And of course, communication is everything with Emily and me. So yes, checking in with her, but also being open and listening when she lets me know that I’m not being present (without taking offense), and then making changes and following through to more present.
How do you deal with the pressure that comes with being a working father?
A lot of the conversations we are having on the podcast, and that I wrote about in my book, are about digging into where these pressures come from in the first place. Where do we get the messages that we, as men, have to be the provider for our family? And really looking at what parts of the messages are serving us and what parts aren’t. So, even though it’s work, those conversations have continually helped me navigate the pressures I feel. And it’s important to remember that pressure isn’t always a bad thing. Like the message to be a good dad, to be a present and engaged father – that’s good! Pressure can make diamonds; it can help us reach our full potential. It can also destroy us or make us forget that we are human, not machines or robots.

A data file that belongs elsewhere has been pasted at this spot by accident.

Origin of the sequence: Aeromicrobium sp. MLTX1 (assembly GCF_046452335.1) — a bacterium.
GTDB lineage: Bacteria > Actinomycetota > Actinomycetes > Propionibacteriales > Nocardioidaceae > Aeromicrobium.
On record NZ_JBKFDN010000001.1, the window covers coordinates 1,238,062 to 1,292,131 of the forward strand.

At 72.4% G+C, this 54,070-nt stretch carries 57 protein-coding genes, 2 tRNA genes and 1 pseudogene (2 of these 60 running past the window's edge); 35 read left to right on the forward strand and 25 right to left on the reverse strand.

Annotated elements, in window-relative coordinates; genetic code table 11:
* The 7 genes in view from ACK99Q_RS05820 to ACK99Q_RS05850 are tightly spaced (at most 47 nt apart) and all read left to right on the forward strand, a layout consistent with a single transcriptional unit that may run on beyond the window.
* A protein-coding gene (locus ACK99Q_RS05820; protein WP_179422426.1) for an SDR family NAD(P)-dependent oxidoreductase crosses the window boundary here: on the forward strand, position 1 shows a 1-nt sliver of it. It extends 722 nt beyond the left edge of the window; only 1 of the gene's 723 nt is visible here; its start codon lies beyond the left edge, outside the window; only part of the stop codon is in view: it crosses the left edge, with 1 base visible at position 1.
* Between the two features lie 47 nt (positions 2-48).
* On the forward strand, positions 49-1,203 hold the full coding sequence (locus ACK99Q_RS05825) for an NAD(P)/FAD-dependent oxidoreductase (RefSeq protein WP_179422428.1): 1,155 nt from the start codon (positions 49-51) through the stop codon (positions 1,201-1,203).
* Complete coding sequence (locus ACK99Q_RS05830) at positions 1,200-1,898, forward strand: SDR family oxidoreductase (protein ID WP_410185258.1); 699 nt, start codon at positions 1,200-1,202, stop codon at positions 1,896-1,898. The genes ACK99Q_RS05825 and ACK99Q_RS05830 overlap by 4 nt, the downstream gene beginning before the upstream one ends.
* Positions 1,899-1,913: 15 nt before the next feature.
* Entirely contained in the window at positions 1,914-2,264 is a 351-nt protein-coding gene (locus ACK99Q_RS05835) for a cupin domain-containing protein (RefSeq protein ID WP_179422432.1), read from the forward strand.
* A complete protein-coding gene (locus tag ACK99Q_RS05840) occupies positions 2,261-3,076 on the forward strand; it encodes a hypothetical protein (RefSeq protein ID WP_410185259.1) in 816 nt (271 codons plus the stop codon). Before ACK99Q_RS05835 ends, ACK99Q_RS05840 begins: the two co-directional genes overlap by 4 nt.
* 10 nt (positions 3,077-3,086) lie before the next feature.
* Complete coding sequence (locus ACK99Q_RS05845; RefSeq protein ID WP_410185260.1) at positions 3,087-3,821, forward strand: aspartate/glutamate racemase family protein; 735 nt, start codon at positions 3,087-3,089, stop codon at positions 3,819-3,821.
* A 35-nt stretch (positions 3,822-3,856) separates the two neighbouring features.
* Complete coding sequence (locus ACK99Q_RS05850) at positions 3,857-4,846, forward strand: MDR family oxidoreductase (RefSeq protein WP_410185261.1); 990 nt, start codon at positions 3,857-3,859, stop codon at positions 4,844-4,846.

When I’m starting to feel less like a human and more like a robot, I try to do things that help me connect back with my humanity. Working out, cold plunges, being in nature, going to therapy, putting my damn phone down. These are all tools and resources I use to help me use pressure as fuel and not as force and to help me remember that I’m human and that I am enough.